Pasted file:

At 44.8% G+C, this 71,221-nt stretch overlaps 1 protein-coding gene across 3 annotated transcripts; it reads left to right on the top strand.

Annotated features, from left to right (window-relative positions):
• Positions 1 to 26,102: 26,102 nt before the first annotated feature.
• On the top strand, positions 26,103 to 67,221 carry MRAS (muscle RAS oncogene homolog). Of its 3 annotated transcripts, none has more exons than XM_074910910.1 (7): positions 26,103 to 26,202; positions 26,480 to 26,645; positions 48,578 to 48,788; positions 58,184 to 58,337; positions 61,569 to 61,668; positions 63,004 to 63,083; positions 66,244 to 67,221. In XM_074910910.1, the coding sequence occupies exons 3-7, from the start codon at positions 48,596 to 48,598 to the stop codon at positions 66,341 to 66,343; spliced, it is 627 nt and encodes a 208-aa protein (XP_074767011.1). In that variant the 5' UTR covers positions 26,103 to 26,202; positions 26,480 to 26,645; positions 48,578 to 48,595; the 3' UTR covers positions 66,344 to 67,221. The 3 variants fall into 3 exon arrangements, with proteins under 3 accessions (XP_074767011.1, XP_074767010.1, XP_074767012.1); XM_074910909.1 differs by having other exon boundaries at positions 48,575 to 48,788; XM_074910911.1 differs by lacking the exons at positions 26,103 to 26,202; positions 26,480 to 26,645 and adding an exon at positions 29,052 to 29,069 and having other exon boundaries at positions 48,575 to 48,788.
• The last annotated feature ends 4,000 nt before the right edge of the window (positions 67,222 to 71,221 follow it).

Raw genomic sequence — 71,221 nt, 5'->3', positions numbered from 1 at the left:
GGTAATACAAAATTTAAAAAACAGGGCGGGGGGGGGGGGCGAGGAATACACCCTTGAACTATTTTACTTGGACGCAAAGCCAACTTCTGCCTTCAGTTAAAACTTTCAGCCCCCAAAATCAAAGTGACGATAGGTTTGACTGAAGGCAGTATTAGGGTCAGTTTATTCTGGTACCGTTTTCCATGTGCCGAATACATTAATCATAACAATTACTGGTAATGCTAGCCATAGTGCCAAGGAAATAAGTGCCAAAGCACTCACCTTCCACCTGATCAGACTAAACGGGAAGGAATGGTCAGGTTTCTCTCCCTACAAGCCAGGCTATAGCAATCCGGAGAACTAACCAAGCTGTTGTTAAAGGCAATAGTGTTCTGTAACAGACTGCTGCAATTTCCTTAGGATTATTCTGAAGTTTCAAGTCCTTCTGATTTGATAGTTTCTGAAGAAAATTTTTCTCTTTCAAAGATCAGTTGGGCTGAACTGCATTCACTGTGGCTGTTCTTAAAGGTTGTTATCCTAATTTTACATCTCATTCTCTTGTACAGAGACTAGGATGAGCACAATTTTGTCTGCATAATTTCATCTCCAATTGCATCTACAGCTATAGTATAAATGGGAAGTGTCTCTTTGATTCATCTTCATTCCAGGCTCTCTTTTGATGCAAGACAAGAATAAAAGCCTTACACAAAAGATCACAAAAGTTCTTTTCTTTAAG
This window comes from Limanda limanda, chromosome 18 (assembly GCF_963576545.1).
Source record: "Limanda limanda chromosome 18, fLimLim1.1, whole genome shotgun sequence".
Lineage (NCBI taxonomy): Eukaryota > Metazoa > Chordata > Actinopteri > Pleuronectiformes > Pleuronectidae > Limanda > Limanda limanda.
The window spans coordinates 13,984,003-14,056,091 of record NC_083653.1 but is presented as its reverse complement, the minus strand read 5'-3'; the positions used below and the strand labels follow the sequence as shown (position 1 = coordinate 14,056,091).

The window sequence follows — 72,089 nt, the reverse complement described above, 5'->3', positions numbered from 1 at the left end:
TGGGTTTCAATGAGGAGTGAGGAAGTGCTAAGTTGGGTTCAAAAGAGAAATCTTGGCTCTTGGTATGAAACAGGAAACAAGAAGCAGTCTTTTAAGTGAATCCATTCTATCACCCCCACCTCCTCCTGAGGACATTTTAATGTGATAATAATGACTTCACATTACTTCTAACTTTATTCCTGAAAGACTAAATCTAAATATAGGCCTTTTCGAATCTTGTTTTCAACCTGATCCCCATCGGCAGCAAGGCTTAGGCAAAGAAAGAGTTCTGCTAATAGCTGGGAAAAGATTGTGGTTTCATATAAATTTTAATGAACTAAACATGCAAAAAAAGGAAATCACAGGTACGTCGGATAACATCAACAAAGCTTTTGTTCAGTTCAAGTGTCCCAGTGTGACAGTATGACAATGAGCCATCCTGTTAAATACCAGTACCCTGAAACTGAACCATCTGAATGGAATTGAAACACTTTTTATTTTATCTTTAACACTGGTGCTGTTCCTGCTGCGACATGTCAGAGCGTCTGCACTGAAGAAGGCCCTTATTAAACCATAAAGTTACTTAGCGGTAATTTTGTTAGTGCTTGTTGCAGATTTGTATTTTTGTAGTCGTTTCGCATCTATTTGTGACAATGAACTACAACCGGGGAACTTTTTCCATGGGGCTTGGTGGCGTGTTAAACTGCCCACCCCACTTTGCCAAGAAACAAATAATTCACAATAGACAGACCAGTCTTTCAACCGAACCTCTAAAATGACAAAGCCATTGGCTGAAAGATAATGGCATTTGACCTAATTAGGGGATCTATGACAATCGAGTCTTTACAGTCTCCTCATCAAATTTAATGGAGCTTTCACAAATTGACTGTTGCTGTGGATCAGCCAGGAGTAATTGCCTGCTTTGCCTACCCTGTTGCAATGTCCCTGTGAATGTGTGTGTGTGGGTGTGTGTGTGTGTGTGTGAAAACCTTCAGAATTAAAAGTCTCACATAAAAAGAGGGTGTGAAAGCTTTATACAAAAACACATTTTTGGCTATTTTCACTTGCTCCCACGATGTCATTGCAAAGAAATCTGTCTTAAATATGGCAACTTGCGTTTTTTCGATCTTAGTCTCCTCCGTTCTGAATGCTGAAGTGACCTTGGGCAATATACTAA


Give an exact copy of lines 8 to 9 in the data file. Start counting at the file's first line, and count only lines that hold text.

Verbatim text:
This window comes from Limanda limanda, chromosome 18 (assembly GCF_963576545.1).
Source record: "Limanda limanda chromosome 18, fLimLim1.1, whole genome shotgun sequence".